Do you have any idea what day (or month) it even is? Me either. We are currently keeping track of our calendar by counting how many days it is past Sunday or how many days until the next. That’s when we get together with a couple of friends and play board games. Don’t laugh. I’m not joking. Even the school days aren’t consistent enough to help figure out what day of the week it is! Anyway, last weekend we played a game that initially reminded me of the 3-D Planet tile game. Pro tip: Aside from the theme, Ecos: First Continent from Alderac Entertainment Group and Planet are nothing alike. One involves tile-laying while the other is an engine-building game!
Setting up for a game of Ecos: First Continent is pretty easy once you’ve assembled the boxes to hold the components. You literally just remove the lid to each of the containers and set them alongside the playing area. Place the scoring board on the side and shuffle the two decks of cards. Each player takes the Dial token of their player color along with seven energy cubes.
Create a general supply of forest and mountain tokens as well as map tiles. The element tokens are added to the bag and you’re almost ready to go! Leave a lot of room in the center of the table then add two water tiles, one grassland and one desert.to create the beginning of your Ecos: First Continent world.
The game revolves around placing energy on designated spots on cards you have in play. To begin the game, you’ll either start with a predetermined hand or you’ll draft. The difference is whether or not you’ve played enough times to be comfortable with the actions, abilities and iconography.
At its heart, Ecos: First Continent is an engine-building game. Players will take turns drawing element tiles from a bag. When a tile is drawn, players simultaneously take one of their energy cubes and place on the designated icon on any of their cards. Once you’ve energized all the spots on a card, you call, “Ecos” and in turn order starting with the player who drew the elements, you resolve the actions and effects listed on the card.
Some of the actions are simple and allow you to place a landscape tile, animal, tree or mountain. In many cases, you can gain additional elements to place on other cards. This is where it pays to build an engine with your allotment of cards. Once you’ve completed it, you rotate it clockwise for as many sides as there are leaves displayed. Once you’ve rotated it beyond the last leaf, it is removed from the game. The more powerful a card, the more energy cubes are required in order to activate it. In addition, those same cards often have few opportunities to be used before they are exhausted and out of the game.
But sometimes you don’t have the element icon that was drawn, enough energy to place a cube or even may lack cards at all. When any element is drawn, you may opt to place the cube as mentioned above or simply forgo that and rotate your Dial instead. After rotating a couple of times, you’ll have the option to add new cards for your hand, gain an energy cube or play a new card from your hand. Once you’ve taken one of these actions, you rotate your Dial back to the start position.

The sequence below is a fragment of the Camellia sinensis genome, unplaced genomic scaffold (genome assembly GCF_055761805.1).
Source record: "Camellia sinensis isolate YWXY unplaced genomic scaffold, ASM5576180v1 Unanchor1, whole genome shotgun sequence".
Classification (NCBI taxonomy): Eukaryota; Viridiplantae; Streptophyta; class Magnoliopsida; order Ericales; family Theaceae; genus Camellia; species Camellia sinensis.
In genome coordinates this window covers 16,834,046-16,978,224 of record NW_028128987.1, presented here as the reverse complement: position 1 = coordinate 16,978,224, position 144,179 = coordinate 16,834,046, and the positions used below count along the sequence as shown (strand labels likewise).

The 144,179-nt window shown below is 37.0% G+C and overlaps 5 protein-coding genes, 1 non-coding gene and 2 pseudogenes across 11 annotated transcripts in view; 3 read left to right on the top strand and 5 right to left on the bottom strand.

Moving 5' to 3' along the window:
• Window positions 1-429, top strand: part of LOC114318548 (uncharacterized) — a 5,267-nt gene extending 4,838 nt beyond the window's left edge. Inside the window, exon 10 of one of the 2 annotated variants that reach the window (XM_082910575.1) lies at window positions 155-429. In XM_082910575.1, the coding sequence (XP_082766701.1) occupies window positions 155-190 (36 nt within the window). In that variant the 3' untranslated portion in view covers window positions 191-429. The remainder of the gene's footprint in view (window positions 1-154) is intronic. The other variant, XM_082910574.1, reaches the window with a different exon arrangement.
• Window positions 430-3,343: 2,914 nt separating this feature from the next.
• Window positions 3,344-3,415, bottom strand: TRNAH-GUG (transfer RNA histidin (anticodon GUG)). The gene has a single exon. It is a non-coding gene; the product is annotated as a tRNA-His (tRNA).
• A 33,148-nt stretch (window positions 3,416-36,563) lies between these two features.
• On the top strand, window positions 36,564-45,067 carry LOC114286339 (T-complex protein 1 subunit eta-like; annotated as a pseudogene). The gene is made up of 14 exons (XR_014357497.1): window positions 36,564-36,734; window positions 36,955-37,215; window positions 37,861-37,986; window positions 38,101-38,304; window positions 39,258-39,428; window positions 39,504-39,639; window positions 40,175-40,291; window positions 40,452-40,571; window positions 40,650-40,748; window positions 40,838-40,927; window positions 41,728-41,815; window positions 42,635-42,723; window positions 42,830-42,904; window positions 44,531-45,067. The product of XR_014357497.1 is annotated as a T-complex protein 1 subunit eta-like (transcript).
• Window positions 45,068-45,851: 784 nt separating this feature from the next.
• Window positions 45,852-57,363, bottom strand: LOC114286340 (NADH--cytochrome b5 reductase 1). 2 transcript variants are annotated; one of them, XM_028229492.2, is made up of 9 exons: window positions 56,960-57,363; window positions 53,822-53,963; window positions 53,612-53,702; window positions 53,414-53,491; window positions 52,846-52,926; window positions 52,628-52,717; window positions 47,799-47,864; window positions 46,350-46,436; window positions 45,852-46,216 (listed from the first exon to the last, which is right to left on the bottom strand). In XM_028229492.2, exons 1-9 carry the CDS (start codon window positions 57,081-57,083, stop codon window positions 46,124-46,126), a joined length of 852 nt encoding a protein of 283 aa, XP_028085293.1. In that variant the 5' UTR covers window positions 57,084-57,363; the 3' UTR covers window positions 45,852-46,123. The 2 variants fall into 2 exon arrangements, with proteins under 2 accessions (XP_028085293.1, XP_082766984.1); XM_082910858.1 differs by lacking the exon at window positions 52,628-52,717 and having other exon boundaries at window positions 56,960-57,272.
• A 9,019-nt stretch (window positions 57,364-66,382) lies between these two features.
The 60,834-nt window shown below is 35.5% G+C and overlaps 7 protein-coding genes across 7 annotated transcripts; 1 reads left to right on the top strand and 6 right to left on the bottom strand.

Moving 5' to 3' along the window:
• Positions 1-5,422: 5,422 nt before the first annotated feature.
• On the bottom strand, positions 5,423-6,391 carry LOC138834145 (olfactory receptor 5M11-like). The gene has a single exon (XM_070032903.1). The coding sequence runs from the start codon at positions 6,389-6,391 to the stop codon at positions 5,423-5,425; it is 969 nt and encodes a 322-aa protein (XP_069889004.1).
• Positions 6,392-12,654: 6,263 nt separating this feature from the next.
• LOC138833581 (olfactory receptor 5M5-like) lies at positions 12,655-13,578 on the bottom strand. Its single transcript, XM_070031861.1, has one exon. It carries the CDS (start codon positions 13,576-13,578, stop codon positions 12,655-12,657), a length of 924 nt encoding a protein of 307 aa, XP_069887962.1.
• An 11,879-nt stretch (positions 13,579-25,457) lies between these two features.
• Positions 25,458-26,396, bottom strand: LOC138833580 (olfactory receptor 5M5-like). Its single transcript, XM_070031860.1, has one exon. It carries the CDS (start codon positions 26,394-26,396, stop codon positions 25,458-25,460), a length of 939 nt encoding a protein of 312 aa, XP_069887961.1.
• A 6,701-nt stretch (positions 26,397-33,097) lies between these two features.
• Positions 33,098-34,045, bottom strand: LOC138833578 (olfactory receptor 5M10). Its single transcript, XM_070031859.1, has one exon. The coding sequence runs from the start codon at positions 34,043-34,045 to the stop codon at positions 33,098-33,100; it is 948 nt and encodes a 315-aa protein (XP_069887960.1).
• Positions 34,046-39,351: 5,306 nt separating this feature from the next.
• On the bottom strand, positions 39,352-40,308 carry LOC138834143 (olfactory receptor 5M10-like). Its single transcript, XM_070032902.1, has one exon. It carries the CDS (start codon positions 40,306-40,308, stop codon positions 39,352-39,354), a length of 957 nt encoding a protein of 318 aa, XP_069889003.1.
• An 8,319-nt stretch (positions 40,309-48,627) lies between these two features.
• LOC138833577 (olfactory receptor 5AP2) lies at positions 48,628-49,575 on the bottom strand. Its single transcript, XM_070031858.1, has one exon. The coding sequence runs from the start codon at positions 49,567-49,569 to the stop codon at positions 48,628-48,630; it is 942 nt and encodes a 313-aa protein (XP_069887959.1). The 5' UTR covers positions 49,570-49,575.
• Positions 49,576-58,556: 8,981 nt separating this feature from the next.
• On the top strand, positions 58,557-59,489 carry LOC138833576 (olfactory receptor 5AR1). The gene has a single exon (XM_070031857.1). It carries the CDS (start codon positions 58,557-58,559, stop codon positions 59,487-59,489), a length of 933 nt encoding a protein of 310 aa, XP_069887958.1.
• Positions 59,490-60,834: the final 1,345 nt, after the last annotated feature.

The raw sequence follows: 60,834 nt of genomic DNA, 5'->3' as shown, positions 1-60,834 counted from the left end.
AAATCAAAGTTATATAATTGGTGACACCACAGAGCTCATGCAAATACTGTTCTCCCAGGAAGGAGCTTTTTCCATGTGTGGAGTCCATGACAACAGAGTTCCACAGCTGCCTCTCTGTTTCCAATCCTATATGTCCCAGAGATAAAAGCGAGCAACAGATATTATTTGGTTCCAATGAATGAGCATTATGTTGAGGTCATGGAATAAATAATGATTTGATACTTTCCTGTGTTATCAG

What makes Ecos: First Continent interesting isn’t just the engine-building aspect of the game. In addition to being able to lay tiles, trees, mountains and animals, there are also a lot of other ways to engage and earn points from these various components. As an example, there are limits to the number and locations for items to be placed. You can’t put a shark in the grasslands, nor can a mountain grow in the ocean. Some of the cards refer to communities or habitats as ways to earn points. Communities are a contiguous group of animals adjacent to each other on the continent. Habitats refer to groupings of mountains or trees. There are opportunities to earn points by adding these things to the ecosystem and additional ways to gain victory points by taking them away. I was racking up points putting hippos in the ocean, only to discover that a competitor’s shark cleaned house. Someone else kept earning points by moving animals across the desert. These constant changes to the board means that even if someone has a good engine going, you can thwart it by removing some of the items they would earn points from.
The player with the element bag continues to remove tiles one at a time until a wild is drawn. All players have the opportunity to select an icon of their choice to energize and if it completes their card, they proceed as they normally would when they exclaim, “Ecos.” After that has been resolved, all the elements are returned to the bag, it is passed to the next player and the process proceeds in the same manner. As the continent grows and flourishes, you’ll find more cards that work together to earn victory points. A game of Ecos: First Continent ends when a player has at least 80 or more points when a player draws their wild element from the bag.
The game play of Ecos: First Continent was easy to grasp which makes it great for a family game night. At the same time, there are options to switch it up and make it more strategic, allowing it to fit well with players who like more complex games. If you’re ready to build your own world, pick up a copy of Ecos: First Continent at your local game store, online from Amazon or direct from Alderac Entertainment Group. Visit their website or social channels (Facebook, Twitter) to check out the many other creations in the AEG line of products.
If you could design a new ecosystem, what’s the first type of wildlife you would create?